In one embodiment, the fibrous structure is placed on top of another structure, such as a nonwoven web, a film or a multiplicity of webs and/or films. In these embodiments, the all layers will be held on the carrier due to an applied pressure differential. The fibrous structure can also be placed on top of a not yet finally assembled absorbent article. The term “not yet finally assembled” as used herein means that one or more layers or components (e.g. the fastening system or parts thereof; the topsheet, the backsheet, the absorbent core, the side panels or combinations thereof) of the absorbent article are still missing and will only be joined and/or attached to the absorbent article at a subsequent, downstream stage after the fibrous structure of the present invention has been placed on the not yet finally assembled absorbent article.

If the fibrous web forms part of a multi-layer acquisition system in an absorbent article, the fibrous web may be placed on top of the one or more other layers of the acquisition system, such as a nonwoven web. For example, if the fibrous structure is used as the lower layer of an acquisition system of an absorbent article, the fibrous structure is applied on top of the upper layer of the acquisition system. The thus assembled acquisition system will subsequently be delivered to and assembled with the remaining layers and components of the absorbent article.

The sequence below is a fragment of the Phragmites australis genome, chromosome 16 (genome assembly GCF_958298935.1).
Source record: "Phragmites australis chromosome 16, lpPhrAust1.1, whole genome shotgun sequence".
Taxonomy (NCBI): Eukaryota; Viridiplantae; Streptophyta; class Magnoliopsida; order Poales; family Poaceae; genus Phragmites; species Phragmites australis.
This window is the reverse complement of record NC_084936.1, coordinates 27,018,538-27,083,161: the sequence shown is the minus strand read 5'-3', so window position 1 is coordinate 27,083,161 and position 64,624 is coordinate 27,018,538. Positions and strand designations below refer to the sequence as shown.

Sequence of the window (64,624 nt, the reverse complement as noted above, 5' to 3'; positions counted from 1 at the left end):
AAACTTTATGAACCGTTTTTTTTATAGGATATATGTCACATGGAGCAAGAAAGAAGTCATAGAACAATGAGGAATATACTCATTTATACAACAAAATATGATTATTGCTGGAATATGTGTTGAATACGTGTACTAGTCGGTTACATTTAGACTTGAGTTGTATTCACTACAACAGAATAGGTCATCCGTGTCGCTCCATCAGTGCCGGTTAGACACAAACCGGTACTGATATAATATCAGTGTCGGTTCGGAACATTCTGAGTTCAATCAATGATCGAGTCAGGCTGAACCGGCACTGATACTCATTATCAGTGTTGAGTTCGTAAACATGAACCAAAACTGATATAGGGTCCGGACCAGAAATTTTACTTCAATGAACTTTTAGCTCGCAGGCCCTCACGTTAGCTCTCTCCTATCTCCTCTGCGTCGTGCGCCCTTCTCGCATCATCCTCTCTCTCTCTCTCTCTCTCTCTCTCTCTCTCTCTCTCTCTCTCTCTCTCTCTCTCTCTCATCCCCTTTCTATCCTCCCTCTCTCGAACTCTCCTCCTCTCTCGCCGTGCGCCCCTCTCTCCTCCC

In all these embodiments, the assembled layers and/or components will be held on the foraminous carrier 50 due to an applied pressure differential.

However, in another embodiment, the fibrous structure is formed directly on the surface of the foraminous carrier 50 with no additional layers underneath.

Importantly, in such a system, the fibrous structure does not need to be wound up on a roll for intermediate storage but is immediately further processed and incorporated into the final absorbent article. Therefore, it is not necessary to consolidate and reinforce the fibrous structure for storage (for example by having an additional bonding step by thermal bonding, pressure bonding, resin bonding, adhesive bonding, needle punching, hydroentangeling, or combinations thereof). Instead, the fibrous web, having relatively low integrity due to the absence of any consolidation step, can be directly introduced in the absorbent article.

The fibrous structure can be adhesively attached to the layer or layers onto which it is deposited. Adhesive attachment can be done by gluing the complete surface of the fibrous structure to the underlying layer or layers or by only gluing selected portions of the surface. Gluing can for example be done by applying the glue in a stripe, spiral, dot or any other pattern. However, it will be sufficient to use relatively low amounts of glue, since it should be avoided that the adhesive penetrates into the fibrous structure or the underlying layer or layers as such penetration will have an adverse effect on the absorption properties.

Also, the fibrous structure is preferably only cut transversely (i.e. in cross machine direction), once the fibrous structure has been placed on one or more other layers, either on the foraminous carrier 50 or at a later stage, e.g. on carrier 80. Thereby, the fibrous structure is stabilized to certain degree, reducing the risk of damaging the fragile fibrous structure upon cutting. As already set out supra, to enable in-line production of the fibrous structure with the manufacture of the absorbent article, in which it is used, it is desirable that the manufacture of the fibrous structure takes place at the same speed or about the same speed as the manufacture of the absorbent article as a whole. As modern absorbent article production lines often produce 1000 absorbent articles per minute or even more, this requires manufacturing speeds of the fibrous structure ranging from 200 to 350 m/min.